Margaret Lefranc and Ron Pokrasso
Ron Pokrasso, master printmaker, during a Santa Fe interview said, “Margaret [Lefranc] was my only client/student/comrade who came to my studio. I gave up working for other artists in 1993 when I closed the workshop…My studio was very dear to me, but it wasn’t that dear that I couldn’t open up a small space and have Margaret come in a couple of hours at a time.”  Ron was the originator of the printmaking event “Monothon.” He continues to teach in museums, universities, public schools and private workshops as well as Artist in Residence nationally and internationally. Because he is known to be instrumental in helping young artists to break barriers, in the year 2000 Ron Pokrasso received the Mayor’s Recognition Award for Visual Arts for his contributions to youth and to the city of Santa Fe, New Mexico.
Autumn (Ghost) (1990, monotype) by Margaret Lefranc was printed at Pokrasso’s Graphics Workshop, which was in business from 1981 to 1993. By the time he closed the Graphics Workshop in 1993, he had worked with over eleven hundred artists before he donated his business to the College of Santa Fe known as The Printmaking Center. In 1993 Ron built a studio on his home property to concentrate solely on his own artwork. Except for Lefranc who was one of the more established artists to collaborate with Ron, no other artist from 1993 to 2008 worked beside Ron in his studio. In 1995 and 1996 Lefranc was extremely fragile and needed help in pulling her prints. Unknown to Margaret, Sandra McKenzie  talked with Pokrasso, after which he decided to make special arrangements. Before Margaret arrived, “I would have a few plates ready for her and lay out pigments…it was a slow process…In a sense it would be sad for me because I saw exactly what she wanted to do, and I knew that I could help her do it, but…she wanted to do it herself.”  Pokrasso was her encourager in many areas, including having her combine some of her etchings into monotypes.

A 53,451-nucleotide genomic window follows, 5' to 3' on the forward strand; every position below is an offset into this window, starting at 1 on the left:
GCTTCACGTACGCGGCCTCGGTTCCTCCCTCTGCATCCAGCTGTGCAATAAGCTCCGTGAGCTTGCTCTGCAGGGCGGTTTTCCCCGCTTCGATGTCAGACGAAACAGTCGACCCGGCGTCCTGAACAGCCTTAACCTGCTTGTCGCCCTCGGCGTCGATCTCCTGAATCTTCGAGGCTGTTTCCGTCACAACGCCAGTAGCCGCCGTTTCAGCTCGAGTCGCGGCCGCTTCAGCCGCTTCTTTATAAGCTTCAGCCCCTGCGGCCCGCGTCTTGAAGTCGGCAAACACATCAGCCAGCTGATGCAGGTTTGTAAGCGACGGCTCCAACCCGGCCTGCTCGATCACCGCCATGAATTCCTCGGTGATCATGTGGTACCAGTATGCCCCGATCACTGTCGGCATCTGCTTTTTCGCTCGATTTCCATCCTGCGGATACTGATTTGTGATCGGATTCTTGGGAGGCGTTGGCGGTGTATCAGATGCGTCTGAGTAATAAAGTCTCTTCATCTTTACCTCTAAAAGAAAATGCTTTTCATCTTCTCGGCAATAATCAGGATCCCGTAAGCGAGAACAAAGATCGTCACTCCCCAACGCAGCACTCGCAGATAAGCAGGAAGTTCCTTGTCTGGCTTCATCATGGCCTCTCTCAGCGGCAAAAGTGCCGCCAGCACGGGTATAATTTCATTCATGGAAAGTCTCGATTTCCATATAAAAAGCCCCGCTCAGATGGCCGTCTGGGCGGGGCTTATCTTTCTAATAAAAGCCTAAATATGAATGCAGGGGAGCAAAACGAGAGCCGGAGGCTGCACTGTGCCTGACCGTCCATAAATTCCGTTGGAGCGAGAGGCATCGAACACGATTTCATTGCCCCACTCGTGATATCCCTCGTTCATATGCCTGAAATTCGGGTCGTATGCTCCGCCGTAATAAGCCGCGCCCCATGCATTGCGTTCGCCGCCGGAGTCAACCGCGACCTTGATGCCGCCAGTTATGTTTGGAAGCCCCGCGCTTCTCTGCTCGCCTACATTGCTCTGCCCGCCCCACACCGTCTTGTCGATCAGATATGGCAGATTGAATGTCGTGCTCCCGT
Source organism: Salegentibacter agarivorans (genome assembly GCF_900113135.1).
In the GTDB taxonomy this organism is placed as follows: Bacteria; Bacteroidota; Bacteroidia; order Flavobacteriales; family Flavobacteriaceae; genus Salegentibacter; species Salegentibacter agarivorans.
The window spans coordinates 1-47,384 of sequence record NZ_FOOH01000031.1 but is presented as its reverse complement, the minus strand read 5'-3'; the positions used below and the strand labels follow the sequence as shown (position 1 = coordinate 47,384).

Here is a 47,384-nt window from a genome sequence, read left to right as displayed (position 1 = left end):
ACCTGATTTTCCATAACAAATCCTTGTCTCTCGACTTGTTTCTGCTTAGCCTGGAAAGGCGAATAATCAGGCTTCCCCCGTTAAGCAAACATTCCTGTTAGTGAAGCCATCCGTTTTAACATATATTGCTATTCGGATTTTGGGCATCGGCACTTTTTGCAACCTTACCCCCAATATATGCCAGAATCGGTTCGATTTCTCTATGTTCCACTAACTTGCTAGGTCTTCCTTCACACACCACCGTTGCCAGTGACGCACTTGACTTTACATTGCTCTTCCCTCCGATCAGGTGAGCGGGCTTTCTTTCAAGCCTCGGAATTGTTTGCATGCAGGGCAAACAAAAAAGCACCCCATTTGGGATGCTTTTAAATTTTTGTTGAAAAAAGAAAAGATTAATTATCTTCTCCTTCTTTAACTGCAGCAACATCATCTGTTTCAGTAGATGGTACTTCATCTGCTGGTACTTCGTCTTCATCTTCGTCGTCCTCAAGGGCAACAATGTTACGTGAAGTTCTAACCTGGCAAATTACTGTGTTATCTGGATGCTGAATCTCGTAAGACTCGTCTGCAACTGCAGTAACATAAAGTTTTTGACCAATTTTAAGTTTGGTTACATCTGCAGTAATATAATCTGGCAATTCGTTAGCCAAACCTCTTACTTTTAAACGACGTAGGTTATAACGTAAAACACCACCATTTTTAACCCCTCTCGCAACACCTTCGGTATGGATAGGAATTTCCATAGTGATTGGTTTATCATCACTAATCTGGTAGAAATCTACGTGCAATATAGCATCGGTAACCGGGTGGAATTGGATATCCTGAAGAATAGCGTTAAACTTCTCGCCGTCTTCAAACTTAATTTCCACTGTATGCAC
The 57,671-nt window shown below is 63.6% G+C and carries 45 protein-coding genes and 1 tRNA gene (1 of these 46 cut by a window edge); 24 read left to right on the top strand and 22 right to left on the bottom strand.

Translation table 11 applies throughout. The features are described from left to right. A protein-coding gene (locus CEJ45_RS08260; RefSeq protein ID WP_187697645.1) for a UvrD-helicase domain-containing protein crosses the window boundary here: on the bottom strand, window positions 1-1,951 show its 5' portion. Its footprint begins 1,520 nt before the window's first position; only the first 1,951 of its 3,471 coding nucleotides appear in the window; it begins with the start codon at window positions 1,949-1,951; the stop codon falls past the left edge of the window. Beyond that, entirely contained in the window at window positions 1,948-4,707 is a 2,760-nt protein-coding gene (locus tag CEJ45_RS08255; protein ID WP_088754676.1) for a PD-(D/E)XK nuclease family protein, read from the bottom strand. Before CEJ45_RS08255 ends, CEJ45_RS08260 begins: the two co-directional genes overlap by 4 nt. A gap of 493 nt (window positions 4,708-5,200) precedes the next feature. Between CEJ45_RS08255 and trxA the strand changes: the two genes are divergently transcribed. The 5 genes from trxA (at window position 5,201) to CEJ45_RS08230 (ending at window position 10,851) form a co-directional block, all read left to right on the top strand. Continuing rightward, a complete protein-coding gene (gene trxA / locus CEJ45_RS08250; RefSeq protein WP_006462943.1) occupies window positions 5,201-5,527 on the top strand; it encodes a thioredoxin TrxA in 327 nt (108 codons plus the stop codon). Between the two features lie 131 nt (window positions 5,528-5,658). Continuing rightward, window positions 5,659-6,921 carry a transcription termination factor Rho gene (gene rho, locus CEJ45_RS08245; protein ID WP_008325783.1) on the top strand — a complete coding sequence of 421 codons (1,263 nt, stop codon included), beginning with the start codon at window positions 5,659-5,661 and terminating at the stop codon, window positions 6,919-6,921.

A Rose for Margaret (1997, drawing) by Ron Pokrasso reveals the affection and friendship between the two—both born in Brooklyn, both of Russian heritage, and both sensitive artists. In addition, two times Margaret met Ron’s parents in Santa Fe and in Florida where his parents lived. “Margaret drove up in her bright red Mercedes in Florida and said, ‘Take it for a spin.’ So, “I got behind the wheel and I drove around the parking lot. It was pretty funny.”  Though forty-four years difference in age, they were able to learn from each another. Upon Margaret’s death, prior to her memorial, Pokrasso visited her home studio and hung self-portraits of the artist around her living room for people to view. Also, from his own snapshots, he created a series of five pictures framed in a row showing Margaret working the progression of creating a monotype. He gifted the photos to McKenzie along with his drawing of his holding a rose.